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Festival Day

Friday, 30th August 2019

9:00am — 9:30pm The Town Hall, Hebden Bridge


Dr Heather Williams

Your anti-twin could be your best friend

In most hospitals, there is a department tasked with injecting radioactive materials into patients to diagnose and treat disease. It's called Nuclear Medicine.

Dr Heather Williams has worked as a medical physicist specialising in Nuclear Medicine for over 20 years, with a particular interest in Positron Emission Tomography (PET), an imaging technique which uses anti-matter emitters to map the internal workings of the body. In this interactive lecture, Heather introduces the principles underpinning Nuclear Medicine and PET in particular, describes how the PET scanners work, and shows what PET images mean and the difference they make to her patients.


Claire Garside

Sense and Sense Air-bility: Building a Community Network of Air Quality Sensors

The Foundation for Digital Creativity’s moonshot for 2019 is to add 350 air quality monitoring stations to a citizen science map and put decision making back into the hands of communities.

Claire will talk about how adults and children are engaging with the The Internet of Curious Things programme to bring about healthy changes in their own neighbourhoods, and how you can support the call to global climate action.


Amanda Brock

Everybody wants to rule the world, but today software does and it is changing our day-to-day lives

This talk will start by exploring some of the profound changes that we have seen over the last decade or so and, in particular, how the smart phone and cloud computing have altered our perceptions of and interactions with software. Following which there be an introduction to trustable software and how we need to manage risk.


Ben Cartwright

From hobbyist to space telescopes and amateur satellites - how to get the most out of space.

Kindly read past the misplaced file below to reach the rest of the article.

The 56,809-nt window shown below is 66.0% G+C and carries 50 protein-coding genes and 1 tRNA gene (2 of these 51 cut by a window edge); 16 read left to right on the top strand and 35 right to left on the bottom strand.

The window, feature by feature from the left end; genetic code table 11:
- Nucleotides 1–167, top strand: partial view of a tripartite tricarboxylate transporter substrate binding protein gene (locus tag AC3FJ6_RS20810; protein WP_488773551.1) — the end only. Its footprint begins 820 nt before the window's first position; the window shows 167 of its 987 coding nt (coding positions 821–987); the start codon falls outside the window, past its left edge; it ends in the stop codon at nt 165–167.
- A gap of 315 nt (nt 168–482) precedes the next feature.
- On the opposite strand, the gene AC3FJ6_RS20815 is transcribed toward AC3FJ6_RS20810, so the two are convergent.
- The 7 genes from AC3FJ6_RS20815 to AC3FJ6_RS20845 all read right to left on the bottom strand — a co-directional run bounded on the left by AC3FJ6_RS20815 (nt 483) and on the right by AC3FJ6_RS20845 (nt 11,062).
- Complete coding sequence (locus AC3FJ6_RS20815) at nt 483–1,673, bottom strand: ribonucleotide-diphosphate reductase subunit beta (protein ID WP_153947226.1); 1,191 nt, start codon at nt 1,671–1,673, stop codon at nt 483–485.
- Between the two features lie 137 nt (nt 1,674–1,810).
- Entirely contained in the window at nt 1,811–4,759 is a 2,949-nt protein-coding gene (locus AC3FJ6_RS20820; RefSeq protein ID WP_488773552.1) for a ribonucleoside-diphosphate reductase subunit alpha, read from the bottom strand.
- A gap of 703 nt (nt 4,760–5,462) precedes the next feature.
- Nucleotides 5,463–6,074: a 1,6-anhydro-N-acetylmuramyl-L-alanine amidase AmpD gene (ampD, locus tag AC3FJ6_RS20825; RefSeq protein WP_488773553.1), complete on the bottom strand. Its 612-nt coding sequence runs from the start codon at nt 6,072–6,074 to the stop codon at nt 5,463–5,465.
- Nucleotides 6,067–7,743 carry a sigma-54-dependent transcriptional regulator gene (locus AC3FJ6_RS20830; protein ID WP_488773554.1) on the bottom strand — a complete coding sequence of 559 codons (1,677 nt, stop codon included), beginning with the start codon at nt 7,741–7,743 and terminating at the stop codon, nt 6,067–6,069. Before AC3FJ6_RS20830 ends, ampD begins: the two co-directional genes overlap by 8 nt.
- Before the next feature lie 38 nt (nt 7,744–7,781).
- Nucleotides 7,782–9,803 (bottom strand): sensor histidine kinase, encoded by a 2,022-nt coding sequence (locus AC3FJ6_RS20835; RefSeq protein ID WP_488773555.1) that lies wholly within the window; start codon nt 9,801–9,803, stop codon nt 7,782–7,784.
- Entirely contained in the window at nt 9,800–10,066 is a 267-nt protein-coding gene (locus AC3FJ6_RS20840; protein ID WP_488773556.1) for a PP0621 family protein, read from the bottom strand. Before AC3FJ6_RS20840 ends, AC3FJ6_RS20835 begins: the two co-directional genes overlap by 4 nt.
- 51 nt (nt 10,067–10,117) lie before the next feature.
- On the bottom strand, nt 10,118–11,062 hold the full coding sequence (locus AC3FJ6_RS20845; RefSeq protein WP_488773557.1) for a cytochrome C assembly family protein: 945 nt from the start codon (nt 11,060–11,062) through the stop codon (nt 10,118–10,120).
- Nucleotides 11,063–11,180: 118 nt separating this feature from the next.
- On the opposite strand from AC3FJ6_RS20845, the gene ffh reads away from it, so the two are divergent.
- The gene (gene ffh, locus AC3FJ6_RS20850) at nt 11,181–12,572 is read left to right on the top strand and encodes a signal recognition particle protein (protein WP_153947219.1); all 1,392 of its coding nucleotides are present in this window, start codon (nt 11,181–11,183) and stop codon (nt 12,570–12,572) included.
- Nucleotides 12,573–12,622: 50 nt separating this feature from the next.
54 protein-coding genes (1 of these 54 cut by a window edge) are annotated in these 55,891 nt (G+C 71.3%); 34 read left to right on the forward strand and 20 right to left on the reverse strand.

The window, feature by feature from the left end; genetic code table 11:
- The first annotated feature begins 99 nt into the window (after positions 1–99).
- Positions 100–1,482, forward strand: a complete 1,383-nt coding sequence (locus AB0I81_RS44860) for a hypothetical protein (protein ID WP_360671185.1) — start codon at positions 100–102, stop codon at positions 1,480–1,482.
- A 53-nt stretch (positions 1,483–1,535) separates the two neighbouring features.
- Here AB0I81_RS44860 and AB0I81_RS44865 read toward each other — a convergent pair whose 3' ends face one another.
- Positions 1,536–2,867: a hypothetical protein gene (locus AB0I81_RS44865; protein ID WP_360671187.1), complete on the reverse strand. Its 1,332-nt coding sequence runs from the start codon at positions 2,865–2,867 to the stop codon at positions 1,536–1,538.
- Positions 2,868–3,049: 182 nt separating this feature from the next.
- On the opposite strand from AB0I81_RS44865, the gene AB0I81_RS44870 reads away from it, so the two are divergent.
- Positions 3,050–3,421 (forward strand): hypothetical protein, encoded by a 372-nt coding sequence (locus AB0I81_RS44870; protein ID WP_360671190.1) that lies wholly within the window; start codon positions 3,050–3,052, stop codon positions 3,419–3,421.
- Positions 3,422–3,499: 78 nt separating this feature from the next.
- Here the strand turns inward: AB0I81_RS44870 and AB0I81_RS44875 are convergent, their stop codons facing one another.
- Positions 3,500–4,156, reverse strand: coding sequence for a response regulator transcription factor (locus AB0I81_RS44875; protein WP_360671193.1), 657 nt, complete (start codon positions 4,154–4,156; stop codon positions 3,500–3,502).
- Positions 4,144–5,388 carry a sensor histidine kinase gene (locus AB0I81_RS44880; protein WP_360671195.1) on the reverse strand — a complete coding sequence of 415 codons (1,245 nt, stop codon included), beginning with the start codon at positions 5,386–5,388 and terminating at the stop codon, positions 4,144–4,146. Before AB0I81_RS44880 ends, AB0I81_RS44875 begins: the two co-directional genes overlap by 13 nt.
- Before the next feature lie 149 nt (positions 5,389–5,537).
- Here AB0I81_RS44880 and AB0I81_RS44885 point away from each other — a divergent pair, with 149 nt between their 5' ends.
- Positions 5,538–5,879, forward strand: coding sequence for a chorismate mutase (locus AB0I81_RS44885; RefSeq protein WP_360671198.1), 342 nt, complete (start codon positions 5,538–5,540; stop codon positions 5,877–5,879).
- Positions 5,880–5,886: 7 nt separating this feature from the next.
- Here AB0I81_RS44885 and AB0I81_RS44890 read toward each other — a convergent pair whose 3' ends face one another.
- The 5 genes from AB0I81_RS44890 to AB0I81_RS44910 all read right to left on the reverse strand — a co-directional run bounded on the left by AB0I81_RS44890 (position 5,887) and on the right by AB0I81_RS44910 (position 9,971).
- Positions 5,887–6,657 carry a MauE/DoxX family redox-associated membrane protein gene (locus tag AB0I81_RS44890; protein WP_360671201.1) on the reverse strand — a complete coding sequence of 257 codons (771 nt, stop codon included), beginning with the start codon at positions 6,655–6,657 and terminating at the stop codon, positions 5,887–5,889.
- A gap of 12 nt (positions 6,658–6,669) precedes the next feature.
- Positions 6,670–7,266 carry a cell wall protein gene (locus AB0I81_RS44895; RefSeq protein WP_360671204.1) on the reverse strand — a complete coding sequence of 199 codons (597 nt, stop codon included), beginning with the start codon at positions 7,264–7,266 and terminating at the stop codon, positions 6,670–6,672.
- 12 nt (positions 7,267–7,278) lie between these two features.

Starting as a hobbyist in electronics and model aircraft, Ben started young and focused on the space industry in 2014 - when inspired by NASA’s Orion EFT-1 launch. Now building space telescope instruments at RAL Space and amateur picosatellites with The Flame Trench, Ben will talk about his career, the TFTqube project, and how to make the most out of the opportunities that amateur nano- and picosatellites present


Georgina Ferry

Of tea, cakes and computers: LEO the Lyons Electronic Office

The first company in the world to launch a business application was J. Lyons & Co, Britain’s biggest catering company. It ran a national chain of high street teashops, some larger restaurants, and factories producing tea, cakes and ice cream - so why did it want a computer?

Georgina Ferry, author of A Computer Called LEO, recounts the story of a company that put Britain at the forefront of business computing in the 1950s, and asks why its innovative approach ultimately lost out to competition from IBM.


Jo Hinchliffe

Libre Space Foundation, Open Source Satellites and SatNOGS Ground Stations

This presentation will give short overview of Libre Space Foundation, a non-profit organization developing open source technologies for space. Covering the short history of Libre Space Foundation and our flagship projects and achievements, this will include; SatNOGS the global open source network of satellite groundstations, UPsat, the worlds first fully open source satellite, the ESA funded SDR Makerspace project, PocketQube satellite development, high power rocketry and more. Having over viewed the various projects we will focus on the SatNOGS ground stations, how they work, what people need and how they can join the network and begin hunting satellites!


Michael Dales

Anyone can build guitar: Getting started in a new domain with your local community workshop

Three years ago, despite having no background in any form of physical design or manufacturing, I ventured into my local community workshop (Cambridge Makespace) with the idea to assemble a guitar from parts. Fast forward to today and I’m making custom guitars to commission, using techniques and tools that most luthiers wouldn't consider, and I’m helping train the next crop of workshop members to make cool things.

In this talk I want to look at how you can take an idea for a project and not just make it happen, but find a way to help you keep improving and finding a community to help you along, who you can then help in return as a sort of perpetual positive feedback loop. We’ll run through how to structure projects to give them a better chance of success, how being part of a community is a big help for that (be it local or remote), and how you can even create the community if it doesn’t yet exist. My guitars will be an example, but you can take this an apply it to your own passion readily.

Details of more amazing speakers, talks and demos coming soon!

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Supporting diversity

Hebden Bridge

35mins from Leeds & Manchester